Afternoon at Lemnos Labs (1 of 2): Blossom Coffee

I had the privilege of spending last Friday afternoon at Lemnos Labs, a hardware incubator in SOMA. Lemnos is pretty new and still small: the first class of startups, set to graduate this June, comprises four companies. But it is attracting attention due to its unique focus on hardware, especially given the success hardware startups are currently experiencing. And, most exciting to me, two of the four companies are focused on food: Blossom Coffee and Momentum Machines.

Blossom Coffee

I spent about an hour and a half with Jeremy Kuempel and Matt Walliser, President and Chief Engineer, respectively, of Blossom Coffee. From their website, “Blossom seeks to provide coffee professionals with unparalleled control over the variables that affect the extraction of flavor from coffee.” Jeremy walked me through the path that brought him to Blossom and to working on coffee in the first place. As an undergrad at MIT, he drank a ton of coffee. He started investigating how brewing affects the flavor of coffee and came up with a simple yet novel framework: if you put temperature of brewing on a vertical axis and the duration of steeping on a horizontal access, the intersection of these two variables on a graph plays a huge role in the flavor profile and acidity resulting from a given bean. With over 800 identified flavor elements contained in a coffee bean, brewing variables can dramatically enhance the expression of its natural flavors.

With a background in engineering and human-machine interaction (MIT), user interface design (Tesla Motors) and product design (Apple), Jeremy decided to build a machine to empower baristas, and, in the future, consumers in their homes, to brew the most flavorful coffee possible. The machine is called Cafe1 (see sketch), and, with Matt leading technical development, Blossom is 6 weeks away from a working prototype. Jeremy also has some really exciting ideas regarding human interaction with the process and the role of internet connectivity.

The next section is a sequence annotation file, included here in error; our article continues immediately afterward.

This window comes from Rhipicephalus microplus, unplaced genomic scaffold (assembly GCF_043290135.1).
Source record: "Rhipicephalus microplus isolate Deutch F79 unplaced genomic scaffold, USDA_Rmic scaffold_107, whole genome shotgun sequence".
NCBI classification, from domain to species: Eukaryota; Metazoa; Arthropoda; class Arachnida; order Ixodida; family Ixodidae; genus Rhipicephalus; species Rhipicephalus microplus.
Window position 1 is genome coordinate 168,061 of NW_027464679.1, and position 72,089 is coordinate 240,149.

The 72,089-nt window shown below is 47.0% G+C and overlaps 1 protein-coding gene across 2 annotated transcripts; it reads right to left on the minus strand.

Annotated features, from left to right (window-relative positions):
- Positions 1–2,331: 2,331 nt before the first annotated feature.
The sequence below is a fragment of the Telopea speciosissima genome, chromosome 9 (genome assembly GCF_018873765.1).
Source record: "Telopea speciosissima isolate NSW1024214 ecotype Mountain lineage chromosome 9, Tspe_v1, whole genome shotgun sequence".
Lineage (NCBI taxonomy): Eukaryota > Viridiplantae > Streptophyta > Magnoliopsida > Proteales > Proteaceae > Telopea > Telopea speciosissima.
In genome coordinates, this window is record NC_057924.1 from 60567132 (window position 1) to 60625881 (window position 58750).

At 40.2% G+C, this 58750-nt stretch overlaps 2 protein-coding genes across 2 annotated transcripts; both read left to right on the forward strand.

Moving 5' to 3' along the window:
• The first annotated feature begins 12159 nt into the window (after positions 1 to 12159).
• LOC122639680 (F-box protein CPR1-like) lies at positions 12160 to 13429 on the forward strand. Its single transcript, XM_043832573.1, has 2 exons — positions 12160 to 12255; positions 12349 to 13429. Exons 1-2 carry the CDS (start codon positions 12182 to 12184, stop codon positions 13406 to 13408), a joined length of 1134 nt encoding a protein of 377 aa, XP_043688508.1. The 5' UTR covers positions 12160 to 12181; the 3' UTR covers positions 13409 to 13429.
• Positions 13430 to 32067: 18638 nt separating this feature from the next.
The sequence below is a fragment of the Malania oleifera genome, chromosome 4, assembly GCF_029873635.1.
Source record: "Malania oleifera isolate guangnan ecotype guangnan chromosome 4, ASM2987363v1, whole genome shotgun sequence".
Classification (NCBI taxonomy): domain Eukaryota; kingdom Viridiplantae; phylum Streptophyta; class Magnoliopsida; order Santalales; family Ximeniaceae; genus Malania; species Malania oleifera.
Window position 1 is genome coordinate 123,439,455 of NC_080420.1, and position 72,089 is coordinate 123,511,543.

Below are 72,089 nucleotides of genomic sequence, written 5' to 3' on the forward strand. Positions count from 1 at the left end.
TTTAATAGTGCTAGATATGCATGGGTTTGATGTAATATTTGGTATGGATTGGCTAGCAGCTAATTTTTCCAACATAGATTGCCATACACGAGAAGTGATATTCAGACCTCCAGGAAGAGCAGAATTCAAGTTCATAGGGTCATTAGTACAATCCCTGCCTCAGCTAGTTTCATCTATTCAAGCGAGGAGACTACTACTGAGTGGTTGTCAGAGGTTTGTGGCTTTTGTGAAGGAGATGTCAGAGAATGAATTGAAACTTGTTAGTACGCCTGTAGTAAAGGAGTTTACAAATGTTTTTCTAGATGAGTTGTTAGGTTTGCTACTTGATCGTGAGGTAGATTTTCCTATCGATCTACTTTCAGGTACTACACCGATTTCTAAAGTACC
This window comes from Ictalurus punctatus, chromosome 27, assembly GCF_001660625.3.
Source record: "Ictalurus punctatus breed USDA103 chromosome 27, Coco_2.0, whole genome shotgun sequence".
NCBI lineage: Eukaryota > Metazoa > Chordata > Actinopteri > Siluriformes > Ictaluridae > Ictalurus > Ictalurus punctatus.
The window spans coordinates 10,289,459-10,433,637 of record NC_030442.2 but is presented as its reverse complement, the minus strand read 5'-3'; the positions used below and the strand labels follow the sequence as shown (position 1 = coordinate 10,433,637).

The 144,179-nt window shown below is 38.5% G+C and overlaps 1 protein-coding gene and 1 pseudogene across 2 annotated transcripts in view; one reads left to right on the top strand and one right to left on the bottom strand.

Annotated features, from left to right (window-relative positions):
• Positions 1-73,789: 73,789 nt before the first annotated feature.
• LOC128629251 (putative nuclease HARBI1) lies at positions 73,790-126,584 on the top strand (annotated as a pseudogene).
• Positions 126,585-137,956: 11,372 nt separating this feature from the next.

True to the “visionary” stereotype of entrepreneurs, Jeremy sees big things for the future of coffee. The rapidly spreading trend of pour-over brewing is beginning to bring high-end coffee to the mainstream. In 5-10 years, Jeremy expects “coffee to be like wine. Everyone smells wine before drinking it, even if they don’t know what to smell for. And you would rarely drink wine out of a plastic cup. Instead it’s savored and revered. There’s no reason coffee can’t head in the same direction.”

Jeremy succeeded in getting me pretty excited about what he’s doing. After spending a few weeks in Guatemala studying coffee last year, I’ve seen first-hand the opportunity for smallholder coffee growers to improve their lives when the quality of their product is recognized and celebrated. By creating a tool for enhancing the flavor of high-quality beans, Blossom can play a pivotal role in the advancement and democratization of a massive global commodity trade.

Stay tuned for news of a launch party in the near future! And a follow-up post on the second company I learned about: Momentum Machines.

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About Michelle Paratore

Management consultant obsessed with food justice, food politics, food start-ups, food sustainability, and eating food too...
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8 Responses to Afternoon at Lemnos Labs (1 of 2): Blossom Coffee

  1. Pingback: Afternoon at Lemnos Labs (2 of 2): Momentum Machines | Edible Startups

  2. Pingback: Blossom Coffee brewer at TechCrunch Disrupt SF 2012 | Espresso News and Reviews -

  3. Pingback: Pantry Labs and the Promise of Smart Refrigerators – Takeaways from the Mixing Bowl Food IT Conference | Edible Startups

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